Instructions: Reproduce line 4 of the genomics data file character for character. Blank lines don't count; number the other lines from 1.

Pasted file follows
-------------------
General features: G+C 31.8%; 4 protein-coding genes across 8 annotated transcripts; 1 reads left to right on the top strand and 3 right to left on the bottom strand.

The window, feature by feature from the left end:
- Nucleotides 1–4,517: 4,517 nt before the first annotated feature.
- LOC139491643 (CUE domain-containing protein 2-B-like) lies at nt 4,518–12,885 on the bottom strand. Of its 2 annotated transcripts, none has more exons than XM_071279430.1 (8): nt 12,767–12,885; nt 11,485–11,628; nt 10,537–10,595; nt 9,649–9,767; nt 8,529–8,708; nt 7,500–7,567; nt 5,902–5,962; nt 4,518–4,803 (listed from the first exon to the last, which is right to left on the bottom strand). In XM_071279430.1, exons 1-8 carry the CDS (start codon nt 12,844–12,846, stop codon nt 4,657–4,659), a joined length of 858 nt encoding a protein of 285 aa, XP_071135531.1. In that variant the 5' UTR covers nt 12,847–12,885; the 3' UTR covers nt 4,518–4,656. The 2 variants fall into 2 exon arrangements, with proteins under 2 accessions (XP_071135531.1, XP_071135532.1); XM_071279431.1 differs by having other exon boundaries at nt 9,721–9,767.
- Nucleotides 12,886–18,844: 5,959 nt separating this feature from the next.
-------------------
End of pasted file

- LOC139491643 (CUE domain-containing protein 2-B-like) lies at nt 4,518–12,885 on the bottom strand. Of its 2 annotated transcripts, none has more exons than XM_071279430.1 (8): nt 12,767–12,885; nt 11,485–11,628; nt 10,537–10,595; nt 9,649–9,767; nt 8,529–8,708; nt 7,500–7,567; nt 5,902–5,962; nt 4,518–4,803 (listed from the first exon to the last, which is right to left on the bottom strand). In XM_071279430.1, exons 1-8 carry the CDS (start codon nt 12,844–12,846, stop codon nt 4,657–4,659), a joined length of 858 nt encoding a protein of 285 aa, XP_071135531.1. In that variant the 5' UTR covers nt 12,847–12,885; the 3' UTR covers nt 4,518–4,656. The 2 variants fall into 2 exon arrangements, with proteins under 2 accessions (XP_071135531.1, XP_071135532.1); XM_071279431.1 differs by having other exon boundaries at nt 9,721–9,767.